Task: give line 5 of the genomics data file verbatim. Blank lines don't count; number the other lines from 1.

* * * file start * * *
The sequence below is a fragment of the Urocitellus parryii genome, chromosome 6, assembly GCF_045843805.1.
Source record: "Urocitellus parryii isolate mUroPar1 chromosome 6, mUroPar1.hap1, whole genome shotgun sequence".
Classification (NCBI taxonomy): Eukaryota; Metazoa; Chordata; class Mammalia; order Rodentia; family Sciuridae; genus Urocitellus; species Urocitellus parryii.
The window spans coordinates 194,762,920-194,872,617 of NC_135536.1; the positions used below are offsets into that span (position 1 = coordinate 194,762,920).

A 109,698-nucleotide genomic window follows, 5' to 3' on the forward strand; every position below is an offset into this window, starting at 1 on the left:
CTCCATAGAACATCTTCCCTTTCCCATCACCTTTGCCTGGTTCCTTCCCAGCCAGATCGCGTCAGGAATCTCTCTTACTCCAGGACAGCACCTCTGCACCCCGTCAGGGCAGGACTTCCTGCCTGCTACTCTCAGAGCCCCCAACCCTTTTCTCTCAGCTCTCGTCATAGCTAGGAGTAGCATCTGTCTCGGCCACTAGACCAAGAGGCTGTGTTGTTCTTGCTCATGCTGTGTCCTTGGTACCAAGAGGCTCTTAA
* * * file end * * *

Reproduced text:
A 109,698-nucleotide genomic window follows, 5' to 3' on the forward strand; every position below is an offset into this window, starting at 1 on the left: